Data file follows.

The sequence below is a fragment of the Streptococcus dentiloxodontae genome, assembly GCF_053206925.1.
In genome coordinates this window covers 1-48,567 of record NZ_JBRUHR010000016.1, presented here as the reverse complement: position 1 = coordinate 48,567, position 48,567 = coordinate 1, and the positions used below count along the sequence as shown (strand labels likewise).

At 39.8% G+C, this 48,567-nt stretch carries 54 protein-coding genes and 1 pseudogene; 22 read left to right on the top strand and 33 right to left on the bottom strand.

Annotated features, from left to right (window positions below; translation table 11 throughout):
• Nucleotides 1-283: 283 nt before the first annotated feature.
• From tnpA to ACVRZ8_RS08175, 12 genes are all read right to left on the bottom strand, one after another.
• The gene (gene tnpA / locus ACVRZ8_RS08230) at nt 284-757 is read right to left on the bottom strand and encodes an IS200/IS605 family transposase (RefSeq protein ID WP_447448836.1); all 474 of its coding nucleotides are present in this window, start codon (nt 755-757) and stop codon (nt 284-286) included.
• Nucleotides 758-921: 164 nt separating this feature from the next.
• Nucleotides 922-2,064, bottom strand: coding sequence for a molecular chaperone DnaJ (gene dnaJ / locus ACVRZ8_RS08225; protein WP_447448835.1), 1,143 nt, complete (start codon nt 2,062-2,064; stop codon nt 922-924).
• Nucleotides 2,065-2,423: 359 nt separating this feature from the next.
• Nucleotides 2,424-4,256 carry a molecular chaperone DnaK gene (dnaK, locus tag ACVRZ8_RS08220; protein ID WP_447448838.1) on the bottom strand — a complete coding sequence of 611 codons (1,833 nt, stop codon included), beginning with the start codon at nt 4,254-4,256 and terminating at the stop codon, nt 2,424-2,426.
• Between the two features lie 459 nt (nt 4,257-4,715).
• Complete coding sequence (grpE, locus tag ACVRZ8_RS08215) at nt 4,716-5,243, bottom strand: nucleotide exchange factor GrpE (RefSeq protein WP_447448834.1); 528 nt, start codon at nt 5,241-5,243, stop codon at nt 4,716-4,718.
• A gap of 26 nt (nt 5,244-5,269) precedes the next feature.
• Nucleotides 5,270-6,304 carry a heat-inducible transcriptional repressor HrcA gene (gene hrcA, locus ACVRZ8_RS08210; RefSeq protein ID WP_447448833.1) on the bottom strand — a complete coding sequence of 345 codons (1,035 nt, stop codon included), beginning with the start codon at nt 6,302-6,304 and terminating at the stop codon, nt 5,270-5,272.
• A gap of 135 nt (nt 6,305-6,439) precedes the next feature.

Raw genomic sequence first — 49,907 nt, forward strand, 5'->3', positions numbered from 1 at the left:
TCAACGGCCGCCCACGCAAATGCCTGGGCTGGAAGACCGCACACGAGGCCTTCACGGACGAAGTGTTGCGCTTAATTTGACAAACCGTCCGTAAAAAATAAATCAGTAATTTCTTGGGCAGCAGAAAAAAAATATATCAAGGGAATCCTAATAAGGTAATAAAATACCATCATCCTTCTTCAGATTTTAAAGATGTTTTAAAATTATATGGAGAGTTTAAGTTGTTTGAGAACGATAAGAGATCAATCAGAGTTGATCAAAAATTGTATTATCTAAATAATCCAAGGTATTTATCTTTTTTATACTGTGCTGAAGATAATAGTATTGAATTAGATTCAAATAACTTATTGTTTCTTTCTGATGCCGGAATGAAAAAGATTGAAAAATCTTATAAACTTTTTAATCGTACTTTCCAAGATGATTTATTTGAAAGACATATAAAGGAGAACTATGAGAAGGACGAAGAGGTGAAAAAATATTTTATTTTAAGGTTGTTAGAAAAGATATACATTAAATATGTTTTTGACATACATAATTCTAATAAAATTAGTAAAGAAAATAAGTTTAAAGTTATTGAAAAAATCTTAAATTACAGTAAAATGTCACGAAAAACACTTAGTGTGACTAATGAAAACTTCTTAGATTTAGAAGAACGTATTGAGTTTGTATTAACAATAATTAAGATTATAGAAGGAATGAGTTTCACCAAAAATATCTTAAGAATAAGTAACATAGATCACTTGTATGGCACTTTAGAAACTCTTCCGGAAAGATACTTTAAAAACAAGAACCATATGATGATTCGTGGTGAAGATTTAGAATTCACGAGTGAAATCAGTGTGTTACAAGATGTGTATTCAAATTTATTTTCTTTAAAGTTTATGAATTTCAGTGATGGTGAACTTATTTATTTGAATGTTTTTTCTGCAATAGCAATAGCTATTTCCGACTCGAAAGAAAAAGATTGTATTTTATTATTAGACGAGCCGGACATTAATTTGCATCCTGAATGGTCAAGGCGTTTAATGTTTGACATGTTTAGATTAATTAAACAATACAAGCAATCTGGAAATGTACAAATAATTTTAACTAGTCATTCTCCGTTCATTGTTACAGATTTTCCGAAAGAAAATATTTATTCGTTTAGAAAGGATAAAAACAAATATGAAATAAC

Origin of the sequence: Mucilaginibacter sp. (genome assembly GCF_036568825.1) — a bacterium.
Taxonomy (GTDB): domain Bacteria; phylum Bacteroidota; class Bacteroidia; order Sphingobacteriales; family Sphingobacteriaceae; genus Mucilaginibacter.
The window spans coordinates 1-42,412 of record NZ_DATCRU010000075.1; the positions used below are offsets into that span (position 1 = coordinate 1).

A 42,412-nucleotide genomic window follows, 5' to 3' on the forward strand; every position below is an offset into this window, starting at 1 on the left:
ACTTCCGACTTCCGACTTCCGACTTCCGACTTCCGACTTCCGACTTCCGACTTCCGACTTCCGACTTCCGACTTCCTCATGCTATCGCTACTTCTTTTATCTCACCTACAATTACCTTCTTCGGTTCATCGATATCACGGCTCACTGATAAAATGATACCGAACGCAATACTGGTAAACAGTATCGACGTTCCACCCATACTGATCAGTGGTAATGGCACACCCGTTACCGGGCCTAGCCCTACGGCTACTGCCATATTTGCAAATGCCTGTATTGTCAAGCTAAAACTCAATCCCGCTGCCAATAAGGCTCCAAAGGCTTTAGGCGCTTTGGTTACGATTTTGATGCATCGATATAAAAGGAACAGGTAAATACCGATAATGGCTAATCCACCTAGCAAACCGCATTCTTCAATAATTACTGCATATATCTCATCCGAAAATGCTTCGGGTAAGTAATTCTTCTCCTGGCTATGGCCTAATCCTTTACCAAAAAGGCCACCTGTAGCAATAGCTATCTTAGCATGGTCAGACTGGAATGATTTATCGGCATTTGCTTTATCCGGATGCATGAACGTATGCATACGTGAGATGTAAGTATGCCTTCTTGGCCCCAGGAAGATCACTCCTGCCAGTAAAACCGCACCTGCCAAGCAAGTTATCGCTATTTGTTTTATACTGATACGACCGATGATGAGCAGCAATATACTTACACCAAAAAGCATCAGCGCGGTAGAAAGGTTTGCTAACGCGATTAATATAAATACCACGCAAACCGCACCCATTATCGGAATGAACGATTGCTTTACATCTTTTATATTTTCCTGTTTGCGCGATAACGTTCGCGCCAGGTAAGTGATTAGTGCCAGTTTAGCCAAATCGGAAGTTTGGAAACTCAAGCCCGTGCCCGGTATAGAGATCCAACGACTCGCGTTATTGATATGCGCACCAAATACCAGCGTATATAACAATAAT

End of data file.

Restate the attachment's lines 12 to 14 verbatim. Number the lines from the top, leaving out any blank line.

• Between the two features lie 459 nt (nt 4,257-4,715).
• Complete coding sequence (grpE, locus tag ACVRZ8_RS08215) at nt 4,716-5,243, bottom strand: nucleotide exchange factor GrpE (RefSeq protein WP_447448834.1); 528 nt, start codon at nt 5,241-5,243, stop codon at nt 4,716-4,718.
• A gap of 26 nt (nt 5,244-5,269) precedes the next feature.